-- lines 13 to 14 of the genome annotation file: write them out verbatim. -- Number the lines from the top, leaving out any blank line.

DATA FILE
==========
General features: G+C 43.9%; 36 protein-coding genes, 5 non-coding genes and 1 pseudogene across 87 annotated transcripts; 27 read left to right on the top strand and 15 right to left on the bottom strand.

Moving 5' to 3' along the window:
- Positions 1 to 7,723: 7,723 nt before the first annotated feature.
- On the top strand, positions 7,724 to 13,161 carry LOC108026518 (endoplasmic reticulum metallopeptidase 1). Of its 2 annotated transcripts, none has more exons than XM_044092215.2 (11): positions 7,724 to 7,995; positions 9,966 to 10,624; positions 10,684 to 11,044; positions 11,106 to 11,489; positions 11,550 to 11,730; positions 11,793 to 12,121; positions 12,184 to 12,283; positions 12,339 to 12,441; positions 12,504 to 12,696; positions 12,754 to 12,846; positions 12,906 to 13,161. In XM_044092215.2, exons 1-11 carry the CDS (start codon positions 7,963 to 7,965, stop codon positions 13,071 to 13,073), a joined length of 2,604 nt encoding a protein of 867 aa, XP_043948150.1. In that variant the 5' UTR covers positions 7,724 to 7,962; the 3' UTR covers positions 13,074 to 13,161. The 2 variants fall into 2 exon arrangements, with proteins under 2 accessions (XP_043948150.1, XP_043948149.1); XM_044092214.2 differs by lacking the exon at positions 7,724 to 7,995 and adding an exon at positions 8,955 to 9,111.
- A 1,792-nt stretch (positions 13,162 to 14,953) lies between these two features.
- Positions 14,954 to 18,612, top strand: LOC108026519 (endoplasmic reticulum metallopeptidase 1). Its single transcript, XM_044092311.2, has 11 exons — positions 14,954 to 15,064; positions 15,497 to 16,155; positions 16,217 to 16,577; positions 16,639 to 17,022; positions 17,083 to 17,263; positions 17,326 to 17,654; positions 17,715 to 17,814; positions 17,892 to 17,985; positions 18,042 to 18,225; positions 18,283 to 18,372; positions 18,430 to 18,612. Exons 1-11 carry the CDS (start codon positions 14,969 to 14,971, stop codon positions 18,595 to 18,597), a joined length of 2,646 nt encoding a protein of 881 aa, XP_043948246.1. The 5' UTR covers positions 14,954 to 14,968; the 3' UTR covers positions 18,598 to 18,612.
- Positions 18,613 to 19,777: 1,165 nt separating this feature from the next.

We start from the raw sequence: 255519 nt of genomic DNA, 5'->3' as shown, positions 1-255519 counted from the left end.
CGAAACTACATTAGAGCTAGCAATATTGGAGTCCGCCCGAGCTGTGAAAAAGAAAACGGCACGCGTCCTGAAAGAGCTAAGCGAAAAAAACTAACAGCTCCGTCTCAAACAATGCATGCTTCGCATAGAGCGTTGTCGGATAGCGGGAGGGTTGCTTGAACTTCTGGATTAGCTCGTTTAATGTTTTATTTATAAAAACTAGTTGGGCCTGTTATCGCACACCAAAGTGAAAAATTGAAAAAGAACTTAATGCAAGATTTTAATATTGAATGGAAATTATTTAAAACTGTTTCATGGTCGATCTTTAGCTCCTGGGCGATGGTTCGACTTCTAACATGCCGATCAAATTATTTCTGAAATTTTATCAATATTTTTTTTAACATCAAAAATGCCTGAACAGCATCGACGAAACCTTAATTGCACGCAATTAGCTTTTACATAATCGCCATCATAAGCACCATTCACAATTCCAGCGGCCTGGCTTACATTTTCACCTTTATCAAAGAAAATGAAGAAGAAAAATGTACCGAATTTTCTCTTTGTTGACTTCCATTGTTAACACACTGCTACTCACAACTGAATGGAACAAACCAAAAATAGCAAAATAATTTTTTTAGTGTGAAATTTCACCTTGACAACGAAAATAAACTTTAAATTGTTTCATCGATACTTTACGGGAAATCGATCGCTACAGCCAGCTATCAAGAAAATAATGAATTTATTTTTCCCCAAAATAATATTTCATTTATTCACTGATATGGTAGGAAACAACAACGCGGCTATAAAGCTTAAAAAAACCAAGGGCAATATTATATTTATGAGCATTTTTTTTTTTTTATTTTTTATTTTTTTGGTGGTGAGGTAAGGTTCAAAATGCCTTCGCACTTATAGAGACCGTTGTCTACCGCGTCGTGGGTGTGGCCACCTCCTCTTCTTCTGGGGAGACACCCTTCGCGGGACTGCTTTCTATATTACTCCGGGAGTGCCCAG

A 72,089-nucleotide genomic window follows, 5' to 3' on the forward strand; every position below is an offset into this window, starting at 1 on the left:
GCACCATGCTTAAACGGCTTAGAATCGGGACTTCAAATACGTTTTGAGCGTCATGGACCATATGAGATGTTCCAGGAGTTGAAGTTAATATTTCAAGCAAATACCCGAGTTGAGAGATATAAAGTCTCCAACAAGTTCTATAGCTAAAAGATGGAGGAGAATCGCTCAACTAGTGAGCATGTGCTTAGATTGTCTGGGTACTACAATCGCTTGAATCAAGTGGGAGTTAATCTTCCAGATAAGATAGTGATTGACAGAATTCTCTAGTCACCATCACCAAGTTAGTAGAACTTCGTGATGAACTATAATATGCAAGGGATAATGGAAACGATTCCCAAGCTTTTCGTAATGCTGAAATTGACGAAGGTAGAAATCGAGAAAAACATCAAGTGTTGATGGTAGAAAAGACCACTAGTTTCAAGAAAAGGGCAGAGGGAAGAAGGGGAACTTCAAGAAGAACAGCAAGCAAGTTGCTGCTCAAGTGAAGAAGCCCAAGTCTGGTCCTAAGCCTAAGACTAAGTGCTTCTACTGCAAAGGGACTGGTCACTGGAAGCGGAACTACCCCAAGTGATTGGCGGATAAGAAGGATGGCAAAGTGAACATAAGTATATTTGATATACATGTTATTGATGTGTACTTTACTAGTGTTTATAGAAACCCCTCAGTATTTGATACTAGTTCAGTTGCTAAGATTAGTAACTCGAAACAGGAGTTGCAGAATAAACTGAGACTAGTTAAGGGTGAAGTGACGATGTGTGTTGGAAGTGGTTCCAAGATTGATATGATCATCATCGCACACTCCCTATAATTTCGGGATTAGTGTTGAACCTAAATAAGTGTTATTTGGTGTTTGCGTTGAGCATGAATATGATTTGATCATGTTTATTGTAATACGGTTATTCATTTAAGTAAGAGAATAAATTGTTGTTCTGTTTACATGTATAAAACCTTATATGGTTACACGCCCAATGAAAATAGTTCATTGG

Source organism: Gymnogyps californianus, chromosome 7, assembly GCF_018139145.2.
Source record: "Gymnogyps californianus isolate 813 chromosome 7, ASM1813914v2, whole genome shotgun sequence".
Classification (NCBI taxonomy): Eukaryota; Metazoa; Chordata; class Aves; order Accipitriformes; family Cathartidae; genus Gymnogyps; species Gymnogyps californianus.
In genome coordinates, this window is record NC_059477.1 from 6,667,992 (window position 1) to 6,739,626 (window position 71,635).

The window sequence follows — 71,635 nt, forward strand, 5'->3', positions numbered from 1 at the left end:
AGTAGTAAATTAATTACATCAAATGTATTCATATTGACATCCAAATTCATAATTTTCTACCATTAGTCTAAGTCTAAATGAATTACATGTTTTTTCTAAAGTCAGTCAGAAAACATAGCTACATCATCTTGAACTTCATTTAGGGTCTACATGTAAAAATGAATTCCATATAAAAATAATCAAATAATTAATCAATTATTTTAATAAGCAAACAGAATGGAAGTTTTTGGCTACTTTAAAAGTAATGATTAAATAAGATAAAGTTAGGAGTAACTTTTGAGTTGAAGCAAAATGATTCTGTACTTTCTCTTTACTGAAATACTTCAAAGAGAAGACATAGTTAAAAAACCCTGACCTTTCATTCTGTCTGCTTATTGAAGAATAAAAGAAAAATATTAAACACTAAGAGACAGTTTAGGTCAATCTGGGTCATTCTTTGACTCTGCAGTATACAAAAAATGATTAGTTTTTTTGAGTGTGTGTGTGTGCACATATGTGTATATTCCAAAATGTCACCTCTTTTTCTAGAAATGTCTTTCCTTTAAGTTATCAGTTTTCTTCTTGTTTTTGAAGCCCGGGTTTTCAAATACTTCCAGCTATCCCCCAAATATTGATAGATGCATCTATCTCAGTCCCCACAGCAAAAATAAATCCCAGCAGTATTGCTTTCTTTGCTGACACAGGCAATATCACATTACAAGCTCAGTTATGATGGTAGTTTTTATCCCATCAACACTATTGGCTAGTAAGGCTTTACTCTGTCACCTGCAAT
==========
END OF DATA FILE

Source record: "Gymnogyps californianus isolate 813 chromosome 7, ASM1813914v2, whole genome shotgun sequence".
Classification (NCBI taxonomy): Eukaryota; Metazoa; Chordata; class Aves; order Accipitriformes; family Cathartidae; genus Gymnogyps; species Gymnogyps californianus.